The SEC has had a somewhat paradoxical attitude toward IFRS. Broadly speaking, it has supported the International Accounting Standards Board (IASB), the independent London-based body that sets the standards, and has encouraged their adoption by other jurisdictions around the world, including the European Union in a landmark decision in the early 2000s. But it has been much more cautious about making IFRS part of its own US domestic order. Under Ms. Schapiro’s predecessor, former Republican Representative Christopher Cox of California, the SEC made it possible for non-US companies listed on U.S. stock exchanges to use IFRS in their reporting, rather than the domestic standards known as U.S. GAAP (Generally Accepted Accounting Principles). In 2007 under Ms. Schapiro’s tenure, the SEC designed a possible approach, colloquially known in the accounting community as “condorsement,” that would involve a gradual convergence between some U.S. GAAP standards and their IFRS equivalents, combined with an endorsement of other IFRS that would thus be directly incorporated into U.S. GAAP. But this no-nonsense, gradualist approach remains on the drawing board for now, as the SEC has yet to decide on it despite numerous reports and analyses from its staff. The lack of progress can largely be attributed to Ms. Schapiro herself, who as early as her confirmation hearings in January, 2009, made it clear that she was “not prepared to delegate standard-setting or oversight responsibility to the IASB.”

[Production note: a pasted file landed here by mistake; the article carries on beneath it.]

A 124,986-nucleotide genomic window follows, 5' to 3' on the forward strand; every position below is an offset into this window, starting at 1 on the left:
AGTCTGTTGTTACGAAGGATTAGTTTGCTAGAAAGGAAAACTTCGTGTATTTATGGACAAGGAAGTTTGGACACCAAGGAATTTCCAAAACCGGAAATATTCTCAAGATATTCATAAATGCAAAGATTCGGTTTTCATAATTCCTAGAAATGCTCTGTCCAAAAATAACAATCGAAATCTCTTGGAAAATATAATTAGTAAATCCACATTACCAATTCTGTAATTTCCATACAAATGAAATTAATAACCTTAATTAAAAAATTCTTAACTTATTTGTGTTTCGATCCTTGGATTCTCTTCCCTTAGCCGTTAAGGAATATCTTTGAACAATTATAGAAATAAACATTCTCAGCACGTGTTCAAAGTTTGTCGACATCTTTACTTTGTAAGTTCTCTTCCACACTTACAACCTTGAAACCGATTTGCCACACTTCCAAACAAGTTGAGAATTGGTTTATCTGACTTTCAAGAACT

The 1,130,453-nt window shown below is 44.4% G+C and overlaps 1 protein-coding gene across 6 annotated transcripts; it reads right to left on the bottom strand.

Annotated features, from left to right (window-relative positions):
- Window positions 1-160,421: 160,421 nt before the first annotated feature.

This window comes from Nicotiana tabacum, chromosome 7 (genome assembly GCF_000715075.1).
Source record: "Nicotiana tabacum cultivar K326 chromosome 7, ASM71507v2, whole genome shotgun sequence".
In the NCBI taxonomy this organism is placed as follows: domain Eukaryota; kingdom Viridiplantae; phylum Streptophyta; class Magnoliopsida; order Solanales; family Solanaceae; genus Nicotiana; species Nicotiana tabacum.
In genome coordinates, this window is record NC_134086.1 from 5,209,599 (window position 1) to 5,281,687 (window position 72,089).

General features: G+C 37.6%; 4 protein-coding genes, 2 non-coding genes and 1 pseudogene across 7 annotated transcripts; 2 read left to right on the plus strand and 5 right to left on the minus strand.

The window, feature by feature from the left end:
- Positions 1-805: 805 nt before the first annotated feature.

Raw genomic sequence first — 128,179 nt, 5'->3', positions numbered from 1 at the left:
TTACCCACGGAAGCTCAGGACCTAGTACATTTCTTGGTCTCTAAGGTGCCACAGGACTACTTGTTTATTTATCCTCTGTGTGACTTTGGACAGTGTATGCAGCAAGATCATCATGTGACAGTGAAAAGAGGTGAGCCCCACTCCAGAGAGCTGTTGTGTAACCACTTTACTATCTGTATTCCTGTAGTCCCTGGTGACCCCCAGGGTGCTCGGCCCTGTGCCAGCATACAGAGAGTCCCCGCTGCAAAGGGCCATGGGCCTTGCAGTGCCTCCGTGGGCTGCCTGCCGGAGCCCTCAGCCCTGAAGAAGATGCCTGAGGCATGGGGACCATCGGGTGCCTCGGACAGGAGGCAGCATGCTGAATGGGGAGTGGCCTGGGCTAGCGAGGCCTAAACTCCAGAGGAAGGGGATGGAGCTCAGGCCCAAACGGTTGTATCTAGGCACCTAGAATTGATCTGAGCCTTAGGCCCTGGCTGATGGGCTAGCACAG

Accounting standards are one of the most important intangible infrastructures of capital markets, and their global harmonization is both a consequence and an enabler of cross-border financial integration. True, IFRS adoption per se does not deliver instant global comparability of financial statements: Financial reporting under IFRS comes in many dialects and accents, because some jurisdictions have not adopted them in full and many also do not enforce their application rigorously enough. Some of the IFRS standards themselves are unduly complex. Several of the IASB’s standard-setting choices have been legitimately questioned—even though many of the criticisms, including some of those directed at the use of so-called fair value accounting, have been tainted by special interests or political jockeying among regulatory bodies. The IASB’s governance and funding framework remains unfinished business and will require further reform. But in spite of all this, the evidence suggests that IFRS adoption makes sense. Many jurisdictions have adopted them in the past decade. The transition has occurred at manageable cost to issuers. Investors have generally applauded the change. Moreover, none of the IFRS adopters is considering moving back to national standards. Like the headaches that occur when a country adopts the metric system, misgivings and nostalgia abound at first, but the larger benefits of a widely shared system quickly become obvious.